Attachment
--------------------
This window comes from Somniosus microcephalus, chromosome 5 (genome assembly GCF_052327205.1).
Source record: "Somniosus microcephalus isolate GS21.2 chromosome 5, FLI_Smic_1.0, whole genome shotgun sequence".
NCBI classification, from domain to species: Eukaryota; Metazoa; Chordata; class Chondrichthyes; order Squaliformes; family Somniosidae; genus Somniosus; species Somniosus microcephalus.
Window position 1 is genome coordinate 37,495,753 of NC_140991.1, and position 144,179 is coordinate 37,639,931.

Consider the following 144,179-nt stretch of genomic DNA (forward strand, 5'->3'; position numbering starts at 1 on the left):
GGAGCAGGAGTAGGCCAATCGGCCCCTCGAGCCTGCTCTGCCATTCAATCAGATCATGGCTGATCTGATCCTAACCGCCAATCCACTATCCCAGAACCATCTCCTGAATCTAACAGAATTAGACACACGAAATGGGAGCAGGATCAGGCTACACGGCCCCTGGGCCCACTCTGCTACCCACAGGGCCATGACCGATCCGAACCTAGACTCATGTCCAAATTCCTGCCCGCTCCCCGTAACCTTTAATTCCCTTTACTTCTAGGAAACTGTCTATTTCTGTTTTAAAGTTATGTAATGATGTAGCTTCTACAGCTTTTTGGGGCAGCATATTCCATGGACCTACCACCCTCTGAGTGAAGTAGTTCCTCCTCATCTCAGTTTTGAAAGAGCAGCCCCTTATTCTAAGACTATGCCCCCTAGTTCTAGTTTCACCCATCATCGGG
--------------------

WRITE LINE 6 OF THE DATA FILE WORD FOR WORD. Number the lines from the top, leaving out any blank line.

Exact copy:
GGAGCAGGAGTAGGCCAATCGGCCCCTCGAGCCTGCTCTGCCATTCAATCAGATCATGGCTGATCTGATCCTAACCGCCAATCCACTATCCCAGAACCATCTCCTGAATCTAACAGAATTAGACACACGAAATGGGAGCAGGATCAGGCTACACGGCCCCTGGGCCCACTCTGCTACCCACAGGGCCATGACCGATCCGAACCTAGACTCATGTCCAAATTCCTGCCCGCTCCCCGTAACCTTTAATTCCCTTTACTTCTAGGAAACTGTCTATTTCTGTTTTAAAGTTATGTAATGATGTAGCTTCTACAGCTTTTTGGGGCAGCATATTCCATGGACCTACCACCCTCTGAGTGAAGTAGTTCCTCCTCATCTCAGTTTTGAAAGAGCAGCCCCTTATTCTAAGACTATGCCCCCTAGTTCTAGTTTCACCCATCATCGGG